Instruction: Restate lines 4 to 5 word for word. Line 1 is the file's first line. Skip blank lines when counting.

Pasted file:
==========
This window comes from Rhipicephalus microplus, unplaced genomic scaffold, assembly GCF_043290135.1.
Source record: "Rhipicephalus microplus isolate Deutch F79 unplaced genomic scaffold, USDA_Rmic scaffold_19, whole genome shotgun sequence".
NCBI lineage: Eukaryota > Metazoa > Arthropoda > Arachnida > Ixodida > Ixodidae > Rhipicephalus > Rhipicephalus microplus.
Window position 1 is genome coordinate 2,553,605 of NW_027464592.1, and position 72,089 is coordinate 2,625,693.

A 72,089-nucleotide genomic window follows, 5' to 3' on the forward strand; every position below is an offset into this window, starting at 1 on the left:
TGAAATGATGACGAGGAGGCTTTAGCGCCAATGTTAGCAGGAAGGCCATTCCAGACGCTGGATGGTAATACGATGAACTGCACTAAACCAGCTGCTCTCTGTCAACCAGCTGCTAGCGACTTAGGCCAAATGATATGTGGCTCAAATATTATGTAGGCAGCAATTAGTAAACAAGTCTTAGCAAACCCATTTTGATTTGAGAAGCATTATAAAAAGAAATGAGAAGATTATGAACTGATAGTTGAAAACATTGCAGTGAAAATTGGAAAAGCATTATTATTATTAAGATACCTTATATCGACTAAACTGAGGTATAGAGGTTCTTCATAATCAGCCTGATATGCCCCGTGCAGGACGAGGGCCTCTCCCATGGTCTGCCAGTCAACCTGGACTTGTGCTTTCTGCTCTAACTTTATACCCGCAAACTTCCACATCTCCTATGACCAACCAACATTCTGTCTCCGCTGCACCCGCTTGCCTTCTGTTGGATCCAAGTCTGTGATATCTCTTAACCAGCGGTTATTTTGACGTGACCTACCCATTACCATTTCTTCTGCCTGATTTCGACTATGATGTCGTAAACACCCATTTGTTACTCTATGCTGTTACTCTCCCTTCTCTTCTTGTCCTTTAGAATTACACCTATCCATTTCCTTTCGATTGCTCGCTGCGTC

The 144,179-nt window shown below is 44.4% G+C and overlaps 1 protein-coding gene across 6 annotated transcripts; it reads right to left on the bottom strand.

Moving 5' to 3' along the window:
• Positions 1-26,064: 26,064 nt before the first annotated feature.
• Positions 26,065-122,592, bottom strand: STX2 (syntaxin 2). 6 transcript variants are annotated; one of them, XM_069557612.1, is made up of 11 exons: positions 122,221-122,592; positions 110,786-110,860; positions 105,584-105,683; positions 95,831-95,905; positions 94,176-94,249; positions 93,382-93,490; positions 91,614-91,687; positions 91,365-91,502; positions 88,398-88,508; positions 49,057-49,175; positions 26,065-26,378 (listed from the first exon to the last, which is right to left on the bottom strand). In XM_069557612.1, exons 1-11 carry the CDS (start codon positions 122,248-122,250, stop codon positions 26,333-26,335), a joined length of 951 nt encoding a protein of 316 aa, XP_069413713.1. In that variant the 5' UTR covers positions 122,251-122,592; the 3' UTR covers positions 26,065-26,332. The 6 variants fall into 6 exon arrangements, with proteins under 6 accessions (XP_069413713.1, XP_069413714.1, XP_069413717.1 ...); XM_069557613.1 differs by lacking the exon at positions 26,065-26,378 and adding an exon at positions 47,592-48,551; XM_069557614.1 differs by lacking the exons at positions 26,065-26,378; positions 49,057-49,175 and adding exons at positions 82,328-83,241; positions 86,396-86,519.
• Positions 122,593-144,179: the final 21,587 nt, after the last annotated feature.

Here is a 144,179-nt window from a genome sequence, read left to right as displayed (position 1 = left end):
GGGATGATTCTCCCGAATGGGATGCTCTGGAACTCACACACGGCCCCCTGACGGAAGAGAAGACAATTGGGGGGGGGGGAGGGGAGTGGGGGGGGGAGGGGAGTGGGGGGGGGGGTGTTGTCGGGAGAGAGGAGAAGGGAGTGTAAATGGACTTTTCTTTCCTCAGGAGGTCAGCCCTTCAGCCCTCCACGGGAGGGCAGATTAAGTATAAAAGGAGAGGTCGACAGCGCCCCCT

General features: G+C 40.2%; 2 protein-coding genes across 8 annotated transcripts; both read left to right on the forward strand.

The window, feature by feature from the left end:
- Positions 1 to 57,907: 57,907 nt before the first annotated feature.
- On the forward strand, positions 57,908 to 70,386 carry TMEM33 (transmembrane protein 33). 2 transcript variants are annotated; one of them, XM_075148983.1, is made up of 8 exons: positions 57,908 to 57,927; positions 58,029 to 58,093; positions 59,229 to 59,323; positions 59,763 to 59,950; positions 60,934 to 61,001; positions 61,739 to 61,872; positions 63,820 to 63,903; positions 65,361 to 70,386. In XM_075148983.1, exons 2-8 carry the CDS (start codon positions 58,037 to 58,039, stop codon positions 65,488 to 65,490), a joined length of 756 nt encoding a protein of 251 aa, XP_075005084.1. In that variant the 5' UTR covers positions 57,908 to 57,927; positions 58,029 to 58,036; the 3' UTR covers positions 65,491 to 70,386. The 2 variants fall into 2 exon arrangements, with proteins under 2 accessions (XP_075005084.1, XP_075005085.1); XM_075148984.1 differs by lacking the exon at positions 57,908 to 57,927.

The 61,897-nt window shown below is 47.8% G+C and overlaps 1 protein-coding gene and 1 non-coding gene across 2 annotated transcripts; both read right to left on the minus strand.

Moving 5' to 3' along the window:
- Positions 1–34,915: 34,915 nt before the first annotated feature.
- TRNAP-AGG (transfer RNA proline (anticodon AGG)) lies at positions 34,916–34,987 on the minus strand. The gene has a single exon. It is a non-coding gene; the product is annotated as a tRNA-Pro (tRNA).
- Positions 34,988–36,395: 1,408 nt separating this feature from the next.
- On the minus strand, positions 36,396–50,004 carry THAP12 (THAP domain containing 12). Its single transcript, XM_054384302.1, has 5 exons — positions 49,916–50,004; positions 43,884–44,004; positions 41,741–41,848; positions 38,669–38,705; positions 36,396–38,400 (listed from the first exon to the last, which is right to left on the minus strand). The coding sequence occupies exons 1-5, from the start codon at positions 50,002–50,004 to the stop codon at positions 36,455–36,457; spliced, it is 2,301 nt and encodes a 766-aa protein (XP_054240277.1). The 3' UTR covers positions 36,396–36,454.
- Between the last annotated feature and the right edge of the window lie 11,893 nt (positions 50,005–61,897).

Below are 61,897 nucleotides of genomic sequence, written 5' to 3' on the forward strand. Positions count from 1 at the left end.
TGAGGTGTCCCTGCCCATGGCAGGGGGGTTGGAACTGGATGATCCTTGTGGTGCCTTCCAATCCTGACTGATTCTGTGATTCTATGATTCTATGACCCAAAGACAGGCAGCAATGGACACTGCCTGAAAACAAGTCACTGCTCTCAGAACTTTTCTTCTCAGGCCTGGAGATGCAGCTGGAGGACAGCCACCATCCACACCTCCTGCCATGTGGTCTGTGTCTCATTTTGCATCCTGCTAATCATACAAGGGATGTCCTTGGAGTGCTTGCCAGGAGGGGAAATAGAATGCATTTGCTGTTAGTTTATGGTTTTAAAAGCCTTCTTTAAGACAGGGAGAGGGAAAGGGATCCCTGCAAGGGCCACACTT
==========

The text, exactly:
Window position 1 is genome coordinate 2,553,605 of NW_027464592.1, and position 72,089 is coordinate 2,625,693.

A 72,089-nucleotide genomic window follows, 5' to 3' on the forward strand; every position below is an offset into this window, starting at 1 on the left: